Content » Vol 43, Issue 10

Original report

Predicting recovery of Bilateral upper extremity muscle strength after stroke

Makoto Suzuki, PhD, OT1, Yoshitsugu Omori, MS, PT2, Seiichiro Sugimura, OT2, Masaaki Miyamoto, MS, PT3, Yuko Sugimura, OT4, Hikari Kirimoto, PhD, OT1 and Sumio Yamada, PhD, PT5

From the 1Faculty of Medical Technology, Niigata University of Health and Welfare, Niigata, 2Department of Rehabilitation Medicine, St Marianna University, Yokohama City Seibu Hospital, 3Department of Rehabilitation Medicine, Fuchinobe General Hospital, 4Department of Rehabilitation Medicine, Kawasaki Municipal Tama Hospital, Kanagawa and 5School of Health Science, Nagoya University, Aichi, Japan

OBJECTIVE: To investigate the recovery pattern of bilateral upper extremity muscle strength and to predict the recovery of strength early after stroke using a logarithmic regression model.

DESIGN: Longitudinal study.

SUBJECTS: Twenty-one inpatients with post-stroke hemiparesis were enrolled. The mean time after stroke event was 7.1 days (standard deviation (SD) 3.5 days).

METHODS: Bilateral elbow flexion and extension strengths were assessed separately with a hand-held dynamometer. Grip strength was also assessed with a Jamar dynamometer. These measurements were carried out on 4 occasions: baseline assessment within 2 weeks following stroke onset, and at weeks 1, 2 and 3 following baseline evaluation. Recovery of flexion and extension strengths was predicted using a logarithmic model using scores at the initial 2 evaluations.

RESULTS: The time course of recovery for bilateral upper extremities resembled a logarithmic function. Moreover, on the basis of a logarithmic regression model, baseline measures of bilateral strengths sampled from 2 time-points during recovery could be applied to predict the pattern of recovery accurately during the subacute stroke phase (R2 = 0.74–0.95, p < 0.0001).

CONCLUSION: Upper extremity muscle strength improved significantly in a similar pattern on the sides contralateral and ipsilateral to the brain lesion. Moreover, a logarithmic regression model accurately predicted both measures.

Key words: upper extremity muscle strength; activities of daily living; prognosis; rehabilitation; stroke.

J Rehabil Med 2011; 43: 935–943

Correspondence address: Makoto Suzuki, Faculty of Medical Technology, Niigata University of Health and Welfare, 1398 Shimami-cho, Niigata City, Niigata 950-3198, Japan. E-mail: mak-suzu@nuhw.ac.jp

INTRODUCTION

Upper extremity muscle weakness is a major problem in patients after stroke. Annually, 795,000 people in the USA have a stroke (1). Upper extremity hemiparesis after stroke is considered the primary body dysfunction underlying stroke-induced activity limitation and is the body dysfunction treated most frequently by therapists (2). However, 6 months after a stroke, 88.4% of hemiplegic stroke patients still have a paretic arm without function (3). Recovery of arm movement is thought to be less than recovery of leg movement (4).

One of the main body dysfunctions after stroke is reduced muscle strength on the side contralateral to the brain lesion (2–5). However, there is an increasing body of evidence indicating that the dysfunctions are not only contralateral but also ipsilateral (6–10). Colebatch & Gandevia (11) found that unilateral damage to the motor cortex or its descending projections produced some weakness in the ipsilesional limb. The following possible mechanisms are indicated for deficits in ipsilateral limb movements: (i) the primary motor cortex may exert bilateral descending control over distal movements; (ii) damage to one hemisphere may alter callosal signals and disrupt neural processing in the opposite hemisphere; (iii) immobility after stroke; and (iv) weight loss due to malnutrition following swallowing and nutritional difficulties (9, 12, 13). Although there is no general consensus with respect to these possibilities, ipsilateral upper extremity muscle weakness may be considered as a factor leading to poor functional recovery in patients after stroke (10). However, very few studies have assessed the contribution to activity level of upper extremity muscle weakness on the side ipsilateral to the brain lesion. Furthermore, the existing findings are controversial. Jones et al. (14) reported that hemiplegic subjects were impaired in operating a steering wheel with their ipsilesional limb. Brodal (15) observed that his handwriting was less coordinated after a stroke in the internal capsule ipsilateral to his dominant hand. Meanwhile, Kwakkel et al. (16) found that intensive training for the arm on the side contralateral to the brain lesion did not affect the recovery of activity limitation, and they suggested that stroke patients compensated for the loss of function in the paretic arm by using the non-paretic arm during activities of daily living. Although they did not study the ipsilateral upper extremity deficit, the ipsilateral side might not relate closely to activity level.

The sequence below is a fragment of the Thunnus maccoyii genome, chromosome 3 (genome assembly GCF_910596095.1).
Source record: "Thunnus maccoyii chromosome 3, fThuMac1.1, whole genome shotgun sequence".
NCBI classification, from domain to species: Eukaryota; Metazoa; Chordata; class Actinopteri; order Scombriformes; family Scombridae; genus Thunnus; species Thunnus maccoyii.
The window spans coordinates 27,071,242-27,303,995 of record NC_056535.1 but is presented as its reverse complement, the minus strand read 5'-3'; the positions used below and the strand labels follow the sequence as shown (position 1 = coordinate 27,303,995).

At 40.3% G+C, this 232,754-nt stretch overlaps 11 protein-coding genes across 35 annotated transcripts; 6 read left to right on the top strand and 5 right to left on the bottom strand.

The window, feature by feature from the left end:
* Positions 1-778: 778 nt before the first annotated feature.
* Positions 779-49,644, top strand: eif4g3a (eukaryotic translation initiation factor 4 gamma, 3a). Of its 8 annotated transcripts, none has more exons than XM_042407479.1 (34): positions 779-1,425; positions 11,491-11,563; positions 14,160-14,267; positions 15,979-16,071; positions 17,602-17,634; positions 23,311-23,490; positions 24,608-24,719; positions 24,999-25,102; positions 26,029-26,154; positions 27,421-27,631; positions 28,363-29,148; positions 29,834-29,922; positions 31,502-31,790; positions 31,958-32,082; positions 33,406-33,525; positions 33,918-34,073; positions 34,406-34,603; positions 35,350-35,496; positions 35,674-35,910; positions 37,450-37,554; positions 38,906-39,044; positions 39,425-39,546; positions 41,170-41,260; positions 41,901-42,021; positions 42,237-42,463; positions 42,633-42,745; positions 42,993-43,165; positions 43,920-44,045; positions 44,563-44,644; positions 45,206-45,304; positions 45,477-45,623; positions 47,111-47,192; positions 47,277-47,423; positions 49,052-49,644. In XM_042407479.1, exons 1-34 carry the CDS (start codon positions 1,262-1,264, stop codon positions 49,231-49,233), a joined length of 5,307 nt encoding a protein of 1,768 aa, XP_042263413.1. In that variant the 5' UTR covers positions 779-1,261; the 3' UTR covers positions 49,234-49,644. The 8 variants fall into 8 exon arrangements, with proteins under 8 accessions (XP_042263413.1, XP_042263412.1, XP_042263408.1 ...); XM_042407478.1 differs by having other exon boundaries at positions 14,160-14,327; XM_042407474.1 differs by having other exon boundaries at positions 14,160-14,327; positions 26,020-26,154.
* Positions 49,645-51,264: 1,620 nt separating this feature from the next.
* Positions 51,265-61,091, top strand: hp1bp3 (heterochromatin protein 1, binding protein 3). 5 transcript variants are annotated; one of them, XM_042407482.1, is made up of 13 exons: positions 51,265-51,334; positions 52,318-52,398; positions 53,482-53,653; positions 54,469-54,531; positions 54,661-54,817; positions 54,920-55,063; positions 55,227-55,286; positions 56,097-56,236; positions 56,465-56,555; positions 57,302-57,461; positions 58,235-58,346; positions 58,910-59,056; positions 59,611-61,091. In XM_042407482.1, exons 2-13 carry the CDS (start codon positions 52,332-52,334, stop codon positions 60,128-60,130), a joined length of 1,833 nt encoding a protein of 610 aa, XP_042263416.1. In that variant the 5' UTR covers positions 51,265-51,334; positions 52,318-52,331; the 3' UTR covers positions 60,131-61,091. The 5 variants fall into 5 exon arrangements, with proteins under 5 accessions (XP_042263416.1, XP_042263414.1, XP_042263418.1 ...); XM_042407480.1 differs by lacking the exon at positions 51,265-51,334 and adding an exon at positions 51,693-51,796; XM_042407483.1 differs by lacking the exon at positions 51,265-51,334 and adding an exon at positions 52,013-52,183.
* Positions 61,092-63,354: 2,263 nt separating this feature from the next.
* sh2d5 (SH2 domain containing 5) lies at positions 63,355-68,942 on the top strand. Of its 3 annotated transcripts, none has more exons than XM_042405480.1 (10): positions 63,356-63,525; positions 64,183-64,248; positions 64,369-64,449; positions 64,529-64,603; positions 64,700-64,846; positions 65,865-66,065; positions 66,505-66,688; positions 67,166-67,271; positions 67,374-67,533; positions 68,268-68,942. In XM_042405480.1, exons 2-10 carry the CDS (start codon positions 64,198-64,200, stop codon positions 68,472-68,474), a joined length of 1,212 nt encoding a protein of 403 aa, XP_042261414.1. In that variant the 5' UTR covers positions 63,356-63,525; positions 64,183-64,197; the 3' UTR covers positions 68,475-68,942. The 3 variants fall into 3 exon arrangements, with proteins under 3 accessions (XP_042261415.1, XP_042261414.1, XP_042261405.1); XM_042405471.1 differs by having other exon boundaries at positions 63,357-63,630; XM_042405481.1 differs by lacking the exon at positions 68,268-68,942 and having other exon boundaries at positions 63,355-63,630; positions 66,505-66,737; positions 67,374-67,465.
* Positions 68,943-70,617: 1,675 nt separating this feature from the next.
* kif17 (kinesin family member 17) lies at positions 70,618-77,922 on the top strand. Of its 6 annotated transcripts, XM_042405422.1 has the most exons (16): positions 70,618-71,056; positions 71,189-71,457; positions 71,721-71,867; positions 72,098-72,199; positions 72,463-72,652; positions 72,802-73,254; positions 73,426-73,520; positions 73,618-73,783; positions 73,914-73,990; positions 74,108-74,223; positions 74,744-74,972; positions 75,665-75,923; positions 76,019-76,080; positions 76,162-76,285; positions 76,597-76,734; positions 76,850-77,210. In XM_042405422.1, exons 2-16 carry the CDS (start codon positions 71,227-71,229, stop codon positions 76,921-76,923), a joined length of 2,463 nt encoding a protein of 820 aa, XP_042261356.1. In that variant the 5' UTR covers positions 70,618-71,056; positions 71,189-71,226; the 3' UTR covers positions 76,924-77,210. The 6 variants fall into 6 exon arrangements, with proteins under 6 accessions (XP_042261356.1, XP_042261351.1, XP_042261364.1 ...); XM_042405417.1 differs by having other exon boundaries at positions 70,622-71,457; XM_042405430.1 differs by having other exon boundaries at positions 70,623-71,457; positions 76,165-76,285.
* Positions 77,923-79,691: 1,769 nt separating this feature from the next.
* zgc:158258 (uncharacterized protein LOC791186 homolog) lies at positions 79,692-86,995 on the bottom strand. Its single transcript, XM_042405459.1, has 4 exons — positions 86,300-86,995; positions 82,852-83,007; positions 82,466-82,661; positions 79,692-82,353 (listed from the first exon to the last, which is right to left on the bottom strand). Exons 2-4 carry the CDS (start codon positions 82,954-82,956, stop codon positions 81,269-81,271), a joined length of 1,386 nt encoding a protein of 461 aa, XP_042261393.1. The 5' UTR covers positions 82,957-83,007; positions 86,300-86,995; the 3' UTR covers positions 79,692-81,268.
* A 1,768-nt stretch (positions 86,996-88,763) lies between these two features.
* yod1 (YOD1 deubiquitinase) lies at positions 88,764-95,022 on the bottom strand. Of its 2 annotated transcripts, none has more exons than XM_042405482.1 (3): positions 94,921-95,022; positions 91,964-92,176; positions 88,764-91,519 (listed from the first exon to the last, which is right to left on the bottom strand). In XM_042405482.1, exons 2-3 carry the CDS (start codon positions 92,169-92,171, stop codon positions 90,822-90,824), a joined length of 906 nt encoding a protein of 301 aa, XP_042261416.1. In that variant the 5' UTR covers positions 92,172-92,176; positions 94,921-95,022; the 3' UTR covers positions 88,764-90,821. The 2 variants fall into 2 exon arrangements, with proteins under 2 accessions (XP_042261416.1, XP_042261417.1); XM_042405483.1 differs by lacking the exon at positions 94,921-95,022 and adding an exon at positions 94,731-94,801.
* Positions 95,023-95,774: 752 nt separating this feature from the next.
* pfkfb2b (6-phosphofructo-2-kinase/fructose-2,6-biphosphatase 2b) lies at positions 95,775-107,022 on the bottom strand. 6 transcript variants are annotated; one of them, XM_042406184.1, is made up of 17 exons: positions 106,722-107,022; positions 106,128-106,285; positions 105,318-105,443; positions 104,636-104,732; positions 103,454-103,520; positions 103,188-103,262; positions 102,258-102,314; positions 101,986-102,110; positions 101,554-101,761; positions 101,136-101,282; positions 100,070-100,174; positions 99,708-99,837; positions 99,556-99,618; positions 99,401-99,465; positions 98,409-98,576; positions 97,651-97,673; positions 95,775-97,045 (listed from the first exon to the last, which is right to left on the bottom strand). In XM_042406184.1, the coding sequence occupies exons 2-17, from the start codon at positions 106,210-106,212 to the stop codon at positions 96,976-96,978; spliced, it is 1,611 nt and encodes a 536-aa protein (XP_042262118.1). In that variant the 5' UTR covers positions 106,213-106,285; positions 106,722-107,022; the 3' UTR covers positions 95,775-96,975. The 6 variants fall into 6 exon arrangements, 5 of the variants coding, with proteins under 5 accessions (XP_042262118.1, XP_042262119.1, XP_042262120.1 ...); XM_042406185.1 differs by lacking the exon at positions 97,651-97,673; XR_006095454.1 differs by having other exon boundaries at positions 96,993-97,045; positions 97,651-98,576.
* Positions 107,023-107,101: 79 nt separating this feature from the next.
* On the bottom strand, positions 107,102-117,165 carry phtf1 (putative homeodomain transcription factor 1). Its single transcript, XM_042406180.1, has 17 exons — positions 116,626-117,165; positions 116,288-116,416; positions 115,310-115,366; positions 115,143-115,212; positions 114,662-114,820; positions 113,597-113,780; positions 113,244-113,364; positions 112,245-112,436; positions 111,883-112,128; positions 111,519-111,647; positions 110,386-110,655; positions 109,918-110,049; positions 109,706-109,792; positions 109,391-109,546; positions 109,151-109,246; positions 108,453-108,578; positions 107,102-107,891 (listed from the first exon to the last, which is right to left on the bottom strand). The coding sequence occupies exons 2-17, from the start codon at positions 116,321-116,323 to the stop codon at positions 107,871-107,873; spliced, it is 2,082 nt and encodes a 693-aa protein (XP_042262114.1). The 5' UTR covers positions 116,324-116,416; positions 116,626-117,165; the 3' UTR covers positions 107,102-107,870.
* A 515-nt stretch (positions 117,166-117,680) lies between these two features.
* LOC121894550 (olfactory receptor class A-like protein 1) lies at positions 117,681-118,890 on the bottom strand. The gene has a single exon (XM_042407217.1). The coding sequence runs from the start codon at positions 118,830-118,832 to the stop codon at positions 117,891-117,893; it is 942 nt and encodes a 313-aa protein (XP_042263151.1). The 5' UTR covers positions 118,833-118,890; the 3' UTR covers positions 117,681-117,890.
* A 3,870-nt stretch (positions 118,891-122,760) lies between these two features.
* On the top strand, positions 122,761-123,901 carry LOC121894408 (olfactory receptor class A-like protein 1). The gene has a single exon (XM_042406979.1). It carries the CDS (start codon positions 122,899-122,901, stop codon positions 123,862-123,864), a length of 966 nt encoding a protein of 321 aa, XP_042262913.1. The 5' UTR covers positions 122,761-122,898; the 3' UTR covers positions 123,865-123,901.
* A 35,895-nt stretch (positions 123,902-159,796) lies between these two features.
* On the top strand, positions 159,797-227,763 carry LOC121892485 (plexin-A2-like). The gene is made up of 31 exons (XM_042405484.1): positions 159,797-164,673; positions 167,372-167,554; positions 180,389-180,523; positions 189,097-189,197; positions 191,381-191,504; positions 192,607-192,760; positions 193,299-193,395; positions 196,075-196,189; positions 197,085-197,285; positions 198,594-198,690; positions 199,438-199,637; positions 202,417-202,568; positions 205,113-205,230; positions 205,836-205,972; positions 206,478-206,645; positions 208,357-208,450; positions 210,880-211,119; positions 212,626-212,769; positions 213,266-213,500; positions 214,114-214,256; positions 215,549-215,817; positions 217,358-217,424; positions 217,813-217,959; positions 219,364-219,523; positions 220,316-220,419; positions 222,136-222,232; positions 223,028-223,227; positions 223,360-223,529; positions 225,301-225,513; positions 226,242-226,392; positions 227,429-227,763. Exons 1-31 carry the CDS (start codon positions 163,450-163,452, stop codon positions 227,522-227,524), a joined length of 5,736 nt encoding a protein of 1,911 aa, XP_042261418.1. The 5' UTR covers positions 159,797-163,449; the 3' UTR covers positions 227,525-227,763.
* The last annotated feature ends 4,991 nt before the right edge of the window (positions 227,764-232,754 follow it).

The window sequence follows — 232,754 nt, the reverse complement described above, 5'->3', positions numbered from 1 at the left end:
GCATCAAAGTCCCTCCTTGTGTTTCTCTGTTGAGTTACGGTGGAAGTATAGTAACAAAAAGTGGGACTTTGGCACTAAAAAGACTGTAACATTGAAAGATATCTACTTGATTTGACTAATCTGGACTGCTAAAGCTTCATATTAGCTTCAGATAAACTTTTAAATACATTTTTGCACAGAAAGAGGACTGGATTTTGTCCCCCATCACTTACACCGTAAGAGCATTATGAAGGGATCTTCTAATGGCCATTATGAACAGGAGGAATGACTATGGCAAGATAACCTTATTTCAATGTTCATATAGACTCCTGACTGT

Within the last 30 years, several investigators have studied the patterns of stroke recovery (17–22). Their results show that most recovery occurs within the first 30 days, but that improvement may continue as long as 6–12 months after stroke (23). The two best indicators of the potential for recovery from body dysfunction are the initial severity of the neurological deficits and the early patterns of improvement (22–24). Patients who experience early and quick changes in motor function generally achieve a much higher level of maximum recovery (22–24). Although there is some controversy, recovery from upper extremity paresis resulting from stroke is related to improvements in activity level (e.g. dressing, bathing, toileting) and ultimately to a reduction in the limitations in participation level (e.g. return to work, participation in society) (14–16, 25).